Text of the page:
LCA: Another Good Month for American-Flag Shipping on Lakes (9/9)


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The Lake Carriers’ Association issued the following news release on September 8:


August Another Strong Month for U.S.-Flag Lakes Fleet


CLEVELAND — U.S.-flag Great Lakes freighters (lakers) moved 11 million tons of cargo in August, their second-highest monthly total in two years. The August float, while down 3.2 percent from July, also represents an increase of 5 percent compared to a year ago.


Iron ore for steel production totaled 5.5 million tons, an increase of 23 percent compared to a year ago. Higher water levels again allowed some cargos to approach 70,000 tons, but with 18 million cubic yards of sediment clogging ports and waterways, the industry continues to surrender carrying capacity to the dredging crisis. The top ore loads in August were still about 3,000 tons short of what vessels were carrying in 1997, a period of near record-high water levels.


Coal cargos totaled 2 million tons, a decrease of 19 percent compared to a year ago. Loadings at Lake Michigan and Lake Erie ports were largely unchanged from a year ago, but shipments from Lake Superior ports fell by 25 percent.


Shipments of limestone totaled 2.8 million tons, a decrease of 7 percent compared to last year.


Year-to-date, U.S.-flag cargo movement stands at 49.4 million tons, a decrease of 7.7 percent compared to a year ago. Higher water levels and increased vessel utilization rates are allowing the fleet to narrow the gap between this year and last caused by the brutal winter of 2013/2014. At the end of April, for example, U.S.-flag cargo movement was 45 percent off the previous year’s pace. However, Great Lakes water levels normally begin their seasonal decline in the fall, so going forward, loads will likely be smaller.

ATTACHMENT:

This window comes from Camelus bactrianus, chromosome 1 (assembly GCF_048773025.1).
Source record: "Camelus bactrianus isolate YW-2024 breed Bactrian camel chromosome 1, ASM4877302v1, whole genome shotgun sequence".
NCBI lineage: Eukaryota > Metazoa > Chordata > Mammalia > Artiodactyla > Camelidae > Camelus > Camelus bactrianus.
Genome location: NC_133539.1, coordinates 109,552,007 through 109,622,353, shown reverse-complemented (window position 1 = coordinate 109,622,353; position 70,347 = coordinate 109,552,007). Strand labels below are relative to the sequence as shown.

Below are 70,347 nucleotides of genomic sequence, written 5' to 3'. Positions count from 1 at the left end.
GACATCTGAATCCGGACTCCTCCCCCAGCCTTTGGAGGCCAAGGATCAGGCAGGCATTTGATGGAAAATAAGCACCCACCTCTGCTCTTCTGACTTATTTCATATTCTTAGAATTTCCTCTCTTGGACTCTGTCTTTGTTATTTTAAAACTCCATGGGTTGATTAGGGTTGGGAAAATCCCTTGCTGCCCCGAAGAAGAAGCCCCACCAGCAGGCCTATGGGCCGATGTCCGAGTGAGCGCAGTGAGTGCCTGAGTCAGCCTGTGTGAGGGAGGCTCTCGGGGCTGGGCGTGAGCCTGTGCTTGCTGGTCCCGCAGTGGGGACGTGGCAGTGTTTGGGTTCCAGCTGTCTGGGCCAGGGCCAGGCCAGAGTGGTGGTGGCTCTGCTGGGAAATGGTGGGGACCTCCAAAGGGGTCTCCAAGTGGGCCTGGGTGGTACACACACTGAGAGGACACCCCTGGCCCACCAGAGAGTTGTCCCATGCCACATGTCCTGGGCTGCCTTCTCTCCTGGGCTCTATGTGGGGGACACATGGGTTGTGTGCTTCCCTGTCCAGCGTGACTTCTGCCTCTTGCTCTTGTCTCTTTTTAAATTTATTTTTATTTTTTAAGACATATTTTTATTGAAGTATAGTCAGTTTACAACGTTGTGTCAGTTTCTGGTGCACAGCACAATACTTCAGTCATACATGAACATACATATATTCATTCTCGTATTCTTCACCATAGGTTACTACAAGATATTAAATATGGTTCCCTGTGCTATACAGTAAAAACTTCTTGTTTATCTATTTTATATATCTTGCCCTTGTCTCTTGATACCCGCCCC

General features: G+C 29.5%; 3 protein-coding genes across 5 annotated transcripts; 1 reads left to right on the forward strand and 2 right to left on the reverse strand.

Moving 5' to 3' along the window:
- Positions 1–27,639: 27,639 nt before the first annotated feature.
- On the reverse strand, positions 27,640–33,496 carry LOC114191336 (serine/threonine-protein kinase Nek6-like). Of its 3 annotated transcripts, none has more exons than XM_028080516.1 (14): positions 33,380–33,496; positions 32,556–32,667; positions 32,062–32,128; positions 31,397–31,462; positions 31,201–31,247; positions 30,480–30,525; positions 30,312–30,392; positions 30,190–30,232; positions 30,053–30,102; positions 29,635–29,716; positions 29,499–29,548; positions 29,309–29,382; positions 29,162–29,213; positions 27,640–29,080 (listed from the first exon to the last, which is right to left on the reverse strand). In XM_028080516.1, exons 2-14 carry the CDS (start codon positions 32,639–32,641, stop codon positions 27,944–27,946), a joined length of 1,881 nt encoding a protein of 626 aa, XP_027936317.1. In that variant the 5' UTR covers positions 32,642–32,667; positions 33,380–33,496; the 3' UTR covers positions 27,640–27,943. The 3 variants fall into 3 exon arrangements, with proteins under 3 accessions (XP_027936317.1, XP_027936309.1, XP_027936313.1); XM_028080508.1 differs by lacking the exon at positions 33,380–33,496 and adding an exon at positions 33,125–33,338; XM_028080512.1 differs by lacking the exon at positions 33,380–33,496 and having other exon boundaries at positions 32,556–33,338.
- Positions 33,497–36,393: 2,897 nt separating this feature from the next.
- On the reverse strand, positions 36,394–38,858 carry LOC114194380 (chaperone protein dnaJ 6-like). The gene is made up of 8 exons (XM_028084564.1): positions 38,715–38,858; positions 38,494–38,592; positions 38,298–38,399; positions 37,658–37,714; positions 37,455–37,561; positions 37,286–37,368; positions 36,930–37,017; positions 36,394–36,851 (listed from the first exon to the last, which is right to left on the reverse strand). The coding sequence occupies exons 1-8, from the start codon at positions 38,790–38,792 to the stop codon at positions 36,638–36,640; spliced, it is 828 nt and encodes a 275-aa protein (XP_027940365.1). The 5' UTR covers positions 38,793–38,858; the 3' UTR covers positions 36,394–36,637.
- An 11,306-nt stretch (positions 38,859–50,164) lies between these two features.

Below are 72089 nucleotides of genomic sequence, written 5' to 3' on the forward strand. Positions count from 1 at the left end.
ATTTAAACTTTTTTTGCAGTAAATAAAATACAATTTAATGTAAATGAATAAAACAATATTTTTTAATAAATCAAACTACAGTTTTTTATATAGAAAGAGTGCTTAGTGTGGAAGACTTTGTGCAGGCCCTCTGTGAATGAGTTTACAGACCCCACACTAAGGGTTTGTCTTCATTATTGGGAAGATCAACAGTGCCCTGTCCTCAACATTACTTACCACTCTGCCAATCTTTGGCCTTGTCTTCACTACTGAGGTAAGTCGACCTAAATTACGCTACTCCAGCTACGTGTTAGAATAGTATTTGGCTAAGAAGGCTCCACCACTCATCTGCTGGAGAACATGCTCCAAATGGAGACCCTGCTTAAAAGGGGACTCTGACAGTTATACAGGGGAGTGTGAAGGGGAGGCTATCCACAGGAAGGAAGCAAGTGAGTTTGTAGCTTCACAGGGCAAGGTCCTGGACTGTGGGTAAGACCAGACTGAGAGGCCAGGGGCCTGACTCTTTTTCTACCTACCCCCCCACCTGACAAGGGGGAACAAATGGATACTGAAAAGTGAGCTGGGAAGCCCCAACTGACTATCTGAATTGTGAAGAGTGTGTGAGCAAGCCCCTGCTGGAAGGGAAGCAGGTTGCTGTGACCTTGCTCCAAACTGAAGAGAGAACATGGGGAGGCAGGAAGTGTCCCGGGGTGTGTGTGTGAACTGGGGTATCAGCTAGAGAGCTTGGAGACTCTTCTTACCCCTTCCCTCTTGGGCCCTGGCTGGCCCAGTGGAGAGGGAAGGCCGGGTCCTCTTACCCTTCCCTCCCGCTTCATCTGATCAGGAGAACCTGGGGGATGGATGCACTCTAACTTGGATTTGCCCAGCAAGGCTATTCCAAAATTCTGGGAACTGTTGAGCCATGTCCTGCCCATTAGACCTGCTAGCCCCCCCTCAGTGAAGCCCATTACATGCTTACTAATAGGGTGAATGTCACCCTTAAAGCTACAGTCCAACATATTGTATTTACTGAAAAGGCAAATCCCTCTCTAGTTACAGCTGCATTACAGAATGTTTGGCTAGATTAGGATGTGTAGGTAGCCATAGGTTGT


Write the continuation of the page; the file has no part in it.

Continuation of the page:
Lake Carriers’ Association represents 17 American companies that operate 57 U.S.-flag vessels on the Great Lakes that carry the raw materials that drive the nation’s economy: iron ore and fluxstone for the steel industry, aggregate and cement for the construction industry, coal for power generation, as well as salt, sand and grain. Collectively, these vessels can transport more than 115 million tons of cargo per year.


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